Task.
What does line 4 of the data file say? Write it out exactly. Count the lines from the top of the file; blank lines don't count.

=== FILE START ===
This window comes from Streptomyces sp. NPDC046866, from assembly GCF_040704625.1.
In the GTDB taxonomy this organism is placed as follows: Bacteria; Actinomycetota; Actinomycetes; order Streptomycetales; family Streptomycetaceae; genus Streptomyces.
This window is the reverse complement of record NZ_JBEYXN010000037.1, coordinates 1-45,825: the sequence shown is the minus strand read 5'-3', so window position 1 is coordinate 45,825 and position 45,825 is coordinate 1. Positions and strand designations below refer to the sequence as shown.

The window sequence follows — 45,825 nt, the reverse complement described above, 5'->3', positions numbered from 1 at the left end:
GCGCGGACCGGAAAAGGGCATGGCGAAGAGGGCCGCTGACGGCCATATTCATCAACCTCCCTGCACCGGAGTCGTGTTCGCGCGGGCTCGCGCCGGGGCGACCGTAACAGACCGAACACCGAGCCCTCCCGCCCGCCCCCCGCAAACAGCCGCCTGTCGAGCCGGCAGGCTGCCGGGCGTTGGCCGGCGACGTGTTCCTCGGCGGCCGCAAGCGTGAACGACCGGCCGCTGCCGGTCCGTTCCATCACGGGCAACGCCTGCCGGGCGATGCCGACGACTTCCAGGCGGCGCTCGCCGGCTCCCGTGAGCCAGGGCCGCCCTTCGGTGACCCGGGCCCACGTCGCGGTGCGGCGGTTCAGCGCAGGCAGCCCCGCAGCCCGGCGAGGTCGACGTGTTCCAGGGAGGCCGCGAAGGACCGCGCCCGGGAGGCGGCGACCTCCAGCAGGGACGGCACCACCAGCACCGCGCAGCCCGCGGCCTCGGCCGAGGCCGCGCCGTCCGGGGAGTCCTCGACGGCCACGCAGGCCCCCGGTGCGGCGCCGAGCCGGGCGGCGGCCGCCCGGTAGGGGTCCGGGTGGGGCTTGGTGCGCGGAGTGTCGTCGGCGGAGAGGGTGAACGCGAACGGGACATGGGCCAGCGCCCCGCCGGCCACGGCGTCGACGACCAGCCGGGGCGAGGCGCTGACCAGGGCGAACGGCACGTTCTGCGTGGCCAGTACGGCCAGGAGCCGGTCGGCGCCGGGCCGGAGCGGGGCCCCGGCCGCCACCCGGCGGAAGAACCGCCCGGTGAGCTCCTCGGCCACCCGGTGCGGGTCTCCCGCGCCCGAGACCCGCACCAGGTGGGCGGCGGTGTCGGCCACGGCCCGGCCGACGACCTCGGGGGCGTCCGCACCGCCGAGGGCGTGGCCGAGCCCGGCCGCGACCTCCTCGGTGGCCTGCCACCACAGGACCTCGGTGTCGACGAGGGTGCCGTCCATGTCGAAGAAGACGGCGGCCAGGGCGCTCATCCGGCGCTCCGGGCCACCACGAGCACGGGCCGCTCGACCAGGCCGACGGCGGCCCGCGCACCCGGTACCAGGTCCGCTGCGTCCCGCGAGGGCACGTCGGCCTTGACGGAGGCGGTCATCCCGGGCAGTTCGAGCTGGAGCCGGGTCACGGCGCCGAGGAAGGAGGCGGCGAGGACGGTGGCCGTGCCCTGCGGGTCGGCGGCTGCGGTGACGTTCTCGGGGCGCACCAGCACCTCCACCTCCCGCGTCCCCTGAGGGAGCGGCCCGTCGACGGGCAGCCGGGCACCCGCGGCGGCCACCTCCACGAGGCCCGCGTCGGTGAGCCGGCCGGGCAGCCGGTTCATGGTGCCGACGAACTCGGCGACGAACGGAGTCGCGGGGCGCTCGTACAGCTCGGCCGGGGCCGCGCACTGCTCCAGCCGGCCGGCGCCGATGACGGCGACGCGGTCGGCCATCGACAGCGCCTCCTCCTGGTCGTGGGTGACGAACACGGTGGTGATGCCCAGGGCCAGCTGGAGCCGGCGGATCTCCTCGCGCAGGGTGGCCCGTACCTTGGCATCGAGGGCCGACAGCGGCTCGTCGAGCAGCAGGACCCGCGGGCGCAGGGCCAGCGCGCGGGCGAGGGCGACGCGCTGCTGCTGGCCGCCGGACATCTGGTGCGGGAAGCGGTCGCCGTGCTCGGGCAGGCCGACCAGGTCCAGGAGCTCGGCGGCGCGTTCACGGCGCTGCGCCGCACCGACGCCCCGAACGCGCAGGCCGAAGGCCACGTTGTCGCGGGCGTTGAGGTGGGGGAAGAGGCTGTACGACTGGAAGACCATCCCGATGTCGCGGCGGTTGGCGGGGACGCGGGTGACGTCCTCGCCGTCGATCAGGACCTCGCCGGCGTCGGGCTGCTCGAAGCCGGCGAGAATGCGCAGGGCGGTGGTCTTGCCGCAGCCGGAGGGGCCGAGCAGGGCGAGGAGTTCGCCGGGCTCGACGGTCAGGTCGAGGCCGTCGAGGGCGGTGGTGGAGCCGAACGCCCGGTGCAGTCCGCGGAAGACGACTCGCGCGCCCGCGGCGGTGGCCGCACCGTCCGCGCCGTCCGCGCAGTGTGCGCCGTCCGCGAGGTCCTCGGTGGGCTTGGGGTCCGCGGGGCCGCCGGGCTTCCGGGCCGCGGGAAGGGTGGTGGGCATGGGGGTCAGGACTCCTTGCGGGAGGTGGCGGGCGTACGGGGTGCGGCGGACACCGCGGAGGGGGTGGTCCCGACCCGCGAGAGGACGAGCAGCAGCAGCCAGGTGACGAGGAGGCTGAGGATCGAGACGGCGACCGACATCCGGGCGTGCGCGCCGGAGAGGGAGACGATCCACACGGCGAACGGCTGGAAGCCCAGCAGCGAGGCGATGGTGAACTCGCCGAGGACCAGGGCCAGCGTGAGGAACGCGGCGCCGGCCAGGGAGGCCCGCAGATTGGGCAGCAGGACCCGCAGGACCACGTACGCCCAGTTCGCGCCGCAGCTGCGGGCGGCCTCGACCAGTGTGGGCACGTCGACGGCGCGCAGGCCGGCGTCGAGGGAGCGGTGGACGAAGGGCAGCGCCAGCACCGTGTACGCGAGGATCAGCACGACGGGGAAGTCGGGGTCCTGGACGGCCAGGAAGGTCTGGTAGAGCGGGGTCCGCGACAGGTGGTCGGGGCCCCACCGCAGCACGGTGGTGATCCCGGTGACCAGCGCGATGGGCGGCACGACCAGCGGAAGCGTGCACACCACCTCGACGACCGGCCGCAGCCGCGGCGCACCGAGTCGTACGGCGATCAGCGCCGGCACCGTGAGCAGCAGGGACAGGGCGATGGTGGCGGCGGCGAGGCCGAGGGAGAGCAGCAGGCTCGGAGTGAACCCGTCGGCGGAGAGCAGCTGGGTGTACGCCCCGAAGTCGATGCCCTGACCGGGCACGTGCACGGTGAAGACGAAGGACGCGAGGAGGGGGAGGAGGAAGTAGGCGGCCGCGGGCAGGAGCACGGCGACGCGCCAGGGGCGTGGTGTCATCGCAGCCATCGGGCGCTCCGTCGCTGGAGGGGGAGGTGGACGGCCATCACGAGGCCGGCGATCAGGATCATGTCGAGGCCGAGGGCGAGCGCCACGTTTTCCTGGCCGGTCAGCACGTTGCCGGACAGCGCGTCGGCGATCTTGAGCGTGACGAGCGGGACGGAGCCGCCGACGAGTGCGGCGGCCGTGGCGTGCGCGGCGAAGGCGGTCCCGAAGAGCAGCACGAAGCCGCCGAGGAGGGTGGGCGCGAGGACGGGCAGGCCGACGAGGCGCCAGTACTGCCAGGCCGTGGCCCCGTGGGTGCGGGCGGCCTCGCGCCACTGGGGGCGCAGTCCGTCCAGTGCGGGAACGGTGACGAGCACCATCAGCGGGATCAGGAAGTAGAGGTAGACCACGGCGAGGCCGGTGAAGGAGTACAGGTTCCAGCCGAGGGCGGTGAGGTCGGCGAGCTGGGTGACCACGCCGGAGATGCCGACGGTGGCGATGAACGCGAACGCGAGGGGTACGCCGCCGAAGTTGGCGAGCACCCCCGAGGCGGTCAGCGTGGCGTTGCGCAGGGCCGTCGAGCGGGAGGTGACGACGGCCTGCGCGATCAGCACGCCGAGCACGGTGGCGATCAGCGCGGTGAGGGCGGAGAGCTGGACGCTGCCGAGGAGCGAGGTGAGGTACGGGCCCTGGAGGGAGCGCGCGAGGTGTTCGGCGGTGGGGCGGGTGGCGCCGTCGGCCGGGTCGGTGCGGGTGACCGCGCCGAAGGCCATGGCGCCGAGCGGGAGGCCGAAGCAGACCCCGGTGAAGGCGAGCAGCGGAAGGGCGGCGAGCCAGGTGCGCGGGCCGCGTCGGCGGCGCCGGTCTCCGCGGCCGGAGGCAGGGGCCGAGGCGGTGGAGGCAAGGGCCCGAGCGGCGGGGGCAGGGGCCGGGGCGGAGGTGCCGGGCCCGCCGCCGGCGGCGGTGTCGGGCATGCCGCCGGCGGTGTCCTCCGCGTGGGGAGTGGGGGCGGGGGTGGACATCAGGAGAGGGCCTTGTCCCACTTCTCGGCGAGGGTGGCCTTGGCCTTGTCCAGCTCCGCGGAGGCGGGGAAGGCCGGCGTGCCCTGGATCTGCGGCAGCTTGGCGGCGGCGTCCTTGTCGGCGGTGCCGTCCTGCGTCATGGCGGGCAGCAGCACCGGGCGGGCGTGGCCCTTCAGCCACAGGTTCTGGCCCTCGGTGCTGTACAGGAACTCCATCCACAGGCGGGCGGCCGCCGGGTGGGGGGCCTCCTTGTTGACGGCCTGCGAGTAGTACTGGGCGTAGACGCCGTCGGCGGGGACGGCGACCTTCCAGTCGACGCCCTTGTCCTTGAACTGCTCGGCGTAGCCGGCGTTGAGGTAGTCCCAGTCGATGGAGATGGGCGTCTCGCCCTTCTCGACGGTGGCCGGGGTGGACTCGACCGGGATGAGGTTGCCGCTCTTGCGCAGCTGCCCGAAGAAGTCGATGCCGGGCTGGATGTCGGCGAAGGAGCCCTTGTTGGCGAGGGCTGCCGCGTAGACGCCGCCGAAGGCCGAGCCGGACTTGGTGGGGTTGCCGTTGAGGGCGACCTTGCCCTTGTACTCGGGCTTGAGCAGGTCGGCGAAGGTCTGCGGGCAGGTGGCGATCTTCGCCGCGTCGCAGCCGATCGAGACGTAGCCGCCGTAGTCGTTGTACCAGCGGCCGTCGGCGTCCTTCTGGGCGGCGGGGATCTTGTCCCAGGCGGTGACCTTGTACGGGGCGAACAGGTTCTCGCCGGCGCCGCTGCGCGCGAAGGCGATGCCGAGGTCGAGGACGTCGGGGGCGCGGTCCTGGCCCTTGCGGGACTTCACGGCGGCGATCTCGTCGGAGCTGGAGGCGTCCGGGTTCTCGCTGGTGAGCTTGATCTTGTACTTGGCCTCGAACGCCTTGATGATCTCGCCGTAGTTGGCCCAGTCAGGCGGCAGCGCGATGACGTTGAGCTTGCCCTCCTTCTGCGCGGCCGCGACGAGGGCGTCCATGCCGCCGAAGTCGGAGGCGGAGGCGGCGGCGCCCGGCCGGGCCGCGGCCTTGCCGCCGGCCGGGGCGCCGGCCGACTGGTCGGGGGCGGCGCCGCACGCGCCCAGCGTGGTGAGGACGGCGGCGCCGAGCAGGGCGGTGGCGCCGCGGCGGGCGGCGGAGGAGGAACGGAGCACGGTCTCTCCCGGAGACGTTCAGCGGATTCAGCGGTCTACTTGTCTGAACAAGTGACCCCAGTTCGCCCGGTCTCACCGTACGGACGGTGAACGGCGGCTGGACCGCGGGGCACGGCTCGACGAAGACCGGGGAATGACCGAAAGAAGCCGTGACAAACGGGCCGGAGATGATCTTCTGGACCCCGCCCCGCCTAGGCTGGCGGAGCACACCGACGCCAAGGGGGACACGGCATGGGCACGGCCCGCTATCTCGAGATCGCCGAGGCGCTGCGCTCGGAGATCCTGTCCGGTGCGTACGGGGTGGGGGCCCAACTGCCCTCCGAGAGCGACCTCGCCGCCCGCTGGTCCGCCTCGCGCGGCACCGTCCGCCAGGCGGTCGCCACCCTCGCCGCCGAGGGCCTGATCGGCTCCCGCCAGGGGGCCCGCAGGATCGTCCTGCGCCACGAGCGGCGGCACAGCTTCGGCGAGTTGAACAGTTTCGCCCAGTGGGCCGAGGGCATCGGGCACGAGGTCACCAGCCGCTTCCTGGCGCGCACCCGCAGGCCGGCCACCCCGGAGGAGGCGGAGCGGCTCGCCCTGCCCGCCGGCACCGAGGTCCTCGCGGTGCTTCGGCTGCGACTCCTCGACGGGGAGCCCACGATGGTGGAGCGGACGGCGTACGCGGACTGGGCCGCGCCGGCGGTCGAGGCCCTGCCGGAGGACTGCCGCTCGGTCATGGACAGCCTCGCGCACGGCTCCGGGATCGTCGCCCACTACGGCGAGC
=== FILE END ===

The window sequence follows — 45,825 nt, the reverse complement described above, 5'->3', positions numbered from 1 at the left end: